Essay on Innocence in to Kill a Mockingbird

945 Words 4 Pages
Innocence, or the loss of innocence, is a theme that permeates many great works of literature. To Kill a Mockingbird by Harper Lee is no exception. The novel compares many of its characters to mockingbirds, a symbol of pure innocence. Two of the most prominent of the novel’s mockingbirds are Tom Robinson, a black man wrongly accused and convicted of rape, and Boo Radley, an outcast from society who spends his days like a hermit locked up in his house. Tom provides something beneficial to society through his work and family, and contributes to the town as a whole much like a mockingbird’s ballad, while Boo remains separate from the society of Maycomb County, and barely contributes to it. Additionally, Tom tries to protect himself and his …show more content…
In contrast to this, Boo Radley only leaves his house once, and while he does take care of Jem and Scout and give them presents, he does not contribute to society as a whole. This shows that Tom is a much better representation of the mockingbird because he contributes to society, while Boo does not.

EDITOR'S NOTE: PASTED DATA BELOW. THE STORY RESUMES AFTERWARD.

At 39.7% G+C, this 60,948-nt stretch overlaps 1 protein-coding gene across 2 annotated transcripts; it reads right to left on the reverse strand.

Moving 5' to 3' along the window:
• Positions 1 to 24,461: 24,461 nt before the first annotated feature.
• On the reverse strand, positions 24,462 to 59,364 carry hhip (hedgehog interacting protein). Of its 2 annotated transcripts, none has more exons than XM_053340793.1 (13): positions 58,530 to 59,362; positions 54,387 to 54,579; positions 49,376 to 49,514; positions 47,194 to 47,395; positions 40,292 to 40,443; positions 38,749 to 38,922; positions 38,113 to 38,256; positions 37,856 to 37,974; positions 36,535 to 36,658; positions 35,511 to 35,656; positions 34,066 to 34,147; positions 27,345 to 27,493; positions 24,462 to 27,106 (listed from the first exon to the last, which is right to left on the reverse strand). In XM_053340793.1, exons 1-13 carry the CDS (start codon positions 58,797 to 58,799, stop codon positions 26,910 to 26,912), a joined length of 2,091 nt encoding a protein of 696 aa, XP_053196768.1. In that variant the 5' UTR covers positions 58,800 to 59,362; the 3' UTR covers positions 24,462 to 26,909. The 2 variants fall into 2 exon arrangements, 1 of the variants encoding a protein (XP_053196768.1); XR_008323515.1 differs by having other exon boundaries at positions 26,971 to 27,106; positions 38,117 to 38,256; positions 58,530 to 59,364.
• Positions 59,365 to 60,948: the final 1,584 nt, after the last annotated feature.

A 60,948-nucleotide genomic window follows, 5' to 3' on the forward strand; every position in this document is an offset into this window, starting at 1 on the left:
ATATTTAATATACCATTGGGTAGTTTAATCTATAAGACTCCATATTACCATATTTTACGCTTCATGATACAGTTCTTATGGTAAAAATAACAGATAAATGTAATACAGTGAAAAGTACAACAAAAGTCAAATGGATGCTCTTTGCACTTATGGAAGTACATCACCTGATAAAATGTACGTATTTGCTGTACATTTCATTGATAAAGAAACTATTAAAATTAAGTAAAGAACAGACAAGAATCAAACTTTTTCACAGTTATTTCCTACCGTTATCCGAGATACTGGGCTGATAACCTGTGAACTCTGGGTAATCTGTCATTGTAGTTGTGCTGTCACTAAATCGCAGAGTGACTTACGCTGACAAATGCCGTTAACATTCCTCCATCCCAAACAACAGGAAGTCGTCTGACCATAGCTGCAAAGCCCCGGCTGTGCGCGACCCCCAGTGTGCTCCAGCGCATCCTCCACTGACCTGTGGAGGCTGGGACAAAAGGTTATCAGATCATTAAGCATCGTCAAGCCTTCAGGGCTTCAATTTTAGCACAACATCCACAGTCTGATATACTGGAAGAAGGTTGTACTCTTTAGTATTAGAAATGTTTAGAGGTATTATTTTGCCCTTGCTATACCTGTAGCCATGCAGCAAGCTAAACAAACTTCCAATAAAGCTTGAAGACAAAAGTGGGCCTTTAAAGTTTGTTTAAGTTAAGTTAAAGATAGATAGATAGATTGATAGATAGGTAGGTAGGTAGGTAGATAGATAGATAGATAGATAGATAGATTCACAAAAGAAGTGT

Both Tom Robinson and Boo Radley were persecuted by the legal and social systems of Maycomb County. Boo is allowed to go free for his crimes simply because he is white, whereas Tom is convicted of a crime he never committed, raping Mayella, because he is black and is killed as a result of the colour of his skin. Additionally, the novel ends after Boo kills Bob Ewell, who is attacking Jem and Scout. Boo is allowed to go free, without trial. Tom, who defends his family’s way of life as well as his own life by telling the truth in court and remaining honest in the face of prejudice and racism, is killed because society cannot believe that his word is correct over a white woman’s. Boo, on the other hand, kills a man to protect his own family, and is allowed to continue living his life in solitude with no repercussions. Scout comments, after Sheriff Heck Tate tells her father, Atticus, that Bob Ewell fell on his knife, and that there will be no trial for his murder, that “Well, it’d be sort

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